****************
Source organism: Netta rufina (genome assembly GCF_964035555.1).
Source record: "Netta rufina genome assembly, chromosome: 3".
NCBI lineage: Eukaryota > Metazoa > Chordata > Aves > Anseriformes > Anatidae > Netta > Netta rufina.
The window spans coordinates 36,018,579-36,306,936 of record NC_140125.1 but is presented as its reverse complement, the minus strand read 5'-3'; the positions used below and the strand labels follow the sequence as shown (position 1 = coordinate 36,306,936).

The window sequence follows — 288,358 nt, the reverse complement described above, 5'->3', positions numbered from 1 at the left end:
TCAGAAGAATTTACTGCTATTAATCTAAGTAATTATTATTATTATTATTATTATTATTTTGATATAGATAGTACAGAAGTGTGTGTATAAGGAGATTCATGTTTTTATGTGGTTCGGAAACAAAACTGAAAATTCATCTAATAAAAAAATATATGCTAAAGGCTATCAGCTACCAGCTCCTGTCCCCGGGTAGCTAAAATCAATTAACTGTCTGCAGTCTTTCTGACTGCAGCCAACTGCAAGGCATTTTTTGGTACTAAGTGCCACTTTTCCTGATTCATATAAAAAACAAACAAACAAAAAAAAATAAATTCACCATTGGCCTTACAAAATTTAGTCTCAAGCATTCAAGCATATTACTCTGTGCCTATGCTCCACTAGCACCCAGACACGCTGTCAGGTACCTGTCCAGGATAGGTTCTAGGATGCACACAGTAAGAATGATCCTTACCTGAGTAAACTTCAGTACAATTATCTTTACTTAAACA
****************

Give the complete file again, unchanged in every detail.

Source organism: Netta rufina (genome assembly GCF_964035555.1).
Source record: "Netta rufina genome assembly, chromosome: 3".
NCBI lineage: Eukaryota > Metazoa > Chordata > Aves > Anseriformes > Anatidae > Netta > Netta rufina.
The window spans coordinates 36,018,579-36,306,936 of record NC_140125.1 but is presented as its reverse complement, the minus strand read 5'-3'; the positions used below and the strand labels follow the sequence as shown (position 1 = coordinate 36,306,936).

The window sequence follows — 288,358 nt, the reverse complement described above, 5'->3', positions numbered from 1 at the left end:
TCAGAAGAATTTACTGCTATTAATCTAAGTAATTATTATTATTATTATTATTATTATTTTGATATAGATAGTACAGAAGTGTGTGTATAAGGAGATTCATGTTTTTATGTGGTTCGGAAACAAAACTGAAAATTCATCTAATAAAAAAATATATGCTAAAGGCTATCAGCTACCAGCTCCTGTCCCCGGGTAGCTAAAATCAATTAACTGTCTGCAGTCTTTCTGACTGCAGCCAACTGCAAGGCATTTTTTGGTACTAAGTGCCACTTTTCCTGATTCATATAAAAAACAAACAAACAAAAAAAAATAAATTCACCATTGGCCTTACAAAATTTAGTCTCAAGCATTCAAGCATATTACTCTGTGCCTATGCTCCACTAGCACCCAGACACGCTGTCAGGTACCTGTCCAGGATAGGTTCTAGGATGCACACAGTAAGAATGATCCTTACCTGAGTAAACTTCAGTACAATTATCTTTACTTAAACA